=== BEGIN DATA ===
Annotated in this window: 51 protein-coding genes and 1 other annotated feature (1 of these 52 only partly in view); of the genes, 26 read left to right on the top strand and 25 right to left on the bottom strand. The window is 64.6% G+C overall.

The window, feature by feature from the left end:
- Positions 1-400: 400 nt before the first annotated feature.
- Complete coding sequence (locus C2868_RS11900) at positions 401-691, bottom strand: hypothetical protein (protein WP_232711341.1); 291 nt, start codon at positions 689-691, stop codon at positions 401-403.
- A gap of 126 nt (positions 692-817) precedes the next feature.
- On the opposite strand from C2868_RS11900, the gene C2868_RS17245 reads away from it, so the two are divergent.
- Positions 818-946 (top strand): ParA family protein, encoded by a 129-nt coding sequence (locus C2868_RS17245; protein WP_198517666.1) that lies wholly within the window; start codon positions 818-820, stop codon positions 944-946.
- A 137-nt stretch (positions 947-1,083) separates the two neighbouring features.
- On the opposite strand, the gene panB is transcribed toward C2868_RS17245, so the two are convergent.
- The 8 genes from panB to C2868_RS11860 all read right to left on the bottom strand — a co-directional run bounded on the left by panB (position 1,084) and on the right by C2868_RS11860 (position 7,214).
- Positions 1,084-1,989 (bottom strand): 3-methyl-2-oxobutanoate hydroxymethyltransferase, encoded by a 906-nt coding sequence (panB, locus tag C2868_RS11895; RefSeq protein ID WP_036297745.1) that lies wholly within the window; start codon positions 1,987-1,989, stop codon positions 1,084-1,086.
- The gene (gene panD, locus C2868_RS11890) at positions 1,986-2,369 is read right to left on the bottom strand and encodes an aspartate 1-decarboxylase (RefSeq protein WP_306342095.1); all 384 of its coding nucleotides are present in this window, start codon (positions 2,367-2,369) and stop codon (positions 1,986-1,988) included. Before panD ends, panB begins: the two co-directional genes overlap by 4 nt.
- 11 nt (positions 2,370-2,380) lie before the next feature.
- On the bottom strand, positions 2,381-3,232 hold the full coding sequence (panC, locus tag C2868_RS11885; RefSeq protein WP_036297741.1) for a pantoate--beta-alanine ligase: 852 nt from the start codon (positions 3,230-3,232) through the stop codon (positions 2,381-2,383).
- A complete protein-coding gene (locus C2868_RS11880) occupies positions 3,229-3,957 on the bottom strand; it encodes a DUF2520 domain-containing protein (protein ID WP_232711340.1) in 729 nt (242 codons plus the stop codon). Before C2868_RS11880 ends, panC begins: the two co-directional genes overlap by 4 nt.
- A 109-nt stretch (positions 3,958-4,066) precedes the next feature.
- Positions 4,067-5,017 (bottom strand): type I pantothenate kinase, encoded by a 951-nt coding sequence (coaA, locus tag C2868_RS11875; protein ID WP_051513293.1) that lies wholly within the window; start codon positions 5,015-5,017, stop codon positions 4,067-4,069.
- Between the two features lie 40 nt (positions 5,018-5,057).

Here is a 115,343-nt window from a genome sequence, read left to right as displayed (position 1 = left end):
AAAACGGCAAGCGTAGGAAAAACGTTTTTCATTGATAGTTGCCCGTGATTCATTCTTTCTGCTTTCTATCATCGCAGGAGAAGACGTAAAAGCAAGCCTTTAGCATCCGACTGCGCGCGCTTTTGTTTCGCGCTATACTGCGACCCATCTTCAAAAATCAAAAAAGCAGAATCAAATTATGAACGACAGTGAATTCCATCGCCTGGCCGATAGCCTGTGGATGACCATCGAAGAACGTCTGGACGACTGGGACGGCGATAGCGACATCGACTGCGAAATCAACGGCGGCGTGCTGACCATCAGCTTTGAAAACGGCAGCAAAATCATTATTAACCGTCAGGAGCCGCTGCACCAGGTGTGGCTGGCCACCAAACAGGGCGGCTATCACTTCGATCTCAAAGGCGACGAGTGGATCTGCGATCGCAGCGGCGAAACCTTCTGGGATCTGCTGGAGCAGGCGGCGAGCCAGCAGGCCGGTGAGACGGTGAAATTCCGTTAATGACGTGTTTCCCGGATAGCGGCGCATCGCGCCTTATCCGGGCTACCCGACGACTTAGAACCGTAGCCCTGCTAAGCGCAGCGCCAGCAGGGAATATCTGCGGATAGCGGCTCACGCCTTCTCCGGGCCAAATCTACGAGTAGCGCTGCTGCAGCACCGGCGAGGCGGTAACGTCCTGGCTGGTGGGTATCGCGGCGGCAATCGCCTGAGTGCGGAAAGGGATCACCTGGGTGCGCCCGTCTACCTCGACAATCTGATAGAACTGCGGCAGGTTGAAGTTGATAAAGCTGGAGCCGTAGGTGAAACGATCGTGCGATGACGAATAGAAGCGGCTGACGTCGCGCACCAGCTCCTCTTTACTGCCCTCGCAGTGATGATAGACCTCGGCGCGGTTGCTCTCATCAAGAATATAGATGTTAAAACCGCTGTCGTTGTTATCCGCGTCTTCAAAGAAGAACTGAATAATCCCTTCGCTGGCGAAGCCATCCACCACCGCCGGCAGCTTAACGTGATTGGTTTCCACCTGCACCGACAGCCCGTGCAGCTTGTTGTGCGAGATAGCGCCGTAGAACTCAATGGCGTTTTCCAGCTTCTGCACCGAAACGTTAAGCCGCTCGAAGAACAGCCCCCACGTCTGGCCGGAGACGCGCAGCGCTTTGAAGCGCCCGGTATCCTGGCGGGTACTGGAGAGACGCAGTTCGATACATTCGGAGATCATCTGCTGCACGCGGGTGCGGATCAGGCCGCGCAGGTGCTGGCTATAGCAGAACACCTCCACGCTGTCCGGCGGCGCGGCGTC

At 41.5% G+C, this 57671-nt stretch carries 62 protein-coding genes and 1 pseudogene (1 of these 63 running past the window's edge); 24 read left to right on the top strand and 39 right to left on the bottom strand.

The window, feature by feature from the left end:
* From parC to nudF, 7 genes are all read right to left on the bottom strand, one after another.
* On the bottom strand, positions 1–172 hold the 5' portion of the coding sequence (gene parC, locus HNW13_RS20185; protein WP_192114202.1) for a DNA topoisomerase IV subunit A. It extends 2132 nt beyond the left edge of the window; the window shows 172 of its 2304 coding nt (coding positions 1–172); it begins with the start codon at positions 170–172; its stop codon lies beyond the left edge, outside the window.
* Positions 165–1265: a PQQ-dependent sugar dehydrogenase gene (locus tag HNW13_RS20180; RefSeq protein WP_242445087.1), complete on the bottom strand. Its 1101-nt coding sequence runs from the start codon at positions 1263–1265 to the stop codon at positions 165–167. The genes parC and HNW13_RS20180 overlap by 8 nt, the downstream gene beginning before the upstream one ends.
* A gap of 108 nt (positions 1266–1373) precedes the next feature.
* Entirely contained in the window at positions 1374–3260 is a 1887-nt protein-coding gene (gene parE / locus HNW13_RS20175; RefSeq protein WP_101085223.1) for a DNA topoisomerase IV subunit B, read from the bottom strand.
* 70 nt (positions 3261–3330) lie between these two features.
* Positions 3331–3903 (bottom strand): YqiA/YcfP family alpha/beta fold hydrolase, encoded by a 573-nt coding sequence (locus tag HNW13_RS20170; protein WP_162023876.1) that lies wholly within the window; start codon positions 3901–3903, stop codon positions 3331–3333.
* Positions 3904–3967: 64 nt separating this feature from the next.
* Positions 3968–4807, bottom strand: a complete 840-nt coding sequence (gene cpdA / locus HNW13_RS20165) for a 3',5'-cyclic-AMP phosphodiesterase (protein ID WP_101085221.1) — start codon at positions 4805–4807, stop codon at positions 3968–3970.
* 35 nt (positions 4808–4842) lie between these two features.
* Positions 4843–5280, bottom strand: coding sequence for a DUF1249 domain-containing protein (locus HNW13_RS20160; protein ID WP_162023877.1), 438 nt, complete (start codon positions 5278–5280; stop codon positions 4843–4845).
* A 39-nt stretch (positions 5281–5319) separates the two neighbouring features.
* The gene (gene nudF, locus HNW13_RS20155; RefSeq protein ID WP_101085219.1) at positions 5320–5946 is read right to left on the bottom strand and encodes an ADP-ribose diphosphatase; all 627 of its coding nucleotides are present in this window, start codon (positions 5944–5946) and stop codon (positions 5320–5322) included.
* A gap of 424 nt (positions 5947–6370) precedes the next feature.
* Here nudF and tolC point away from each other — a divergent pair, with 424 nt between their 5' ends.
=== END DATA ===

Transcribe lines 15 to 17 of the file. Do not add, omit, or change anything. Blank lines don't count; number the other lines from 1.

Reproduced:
- A complete protein-coding gene (locus C2868_RS11880) occupies positions 3,229-3,957 on the bottom strand; it encodes a DUF2520 domain-containing protein (protein ID WP_232711340.1) in 729 nt (242 codons plus the stop codon). Before C2868_RS11880 ends, panC begins: the two co-directional genes overlap by 4 nt.
- A 109-nt stretch (positions 3,958-4,066) precedes the next feature.
- Positions 4,067-5,017 (bottom strand): type I pantothenate kinase, encoded by a 951-nt coding sequence (coaA, locus tag C2868_RS11875; protein ID WP_051513293.1) that lies wholly within the window; start codon positions 5,015-5,017, stop codon positions 4,067-4,069.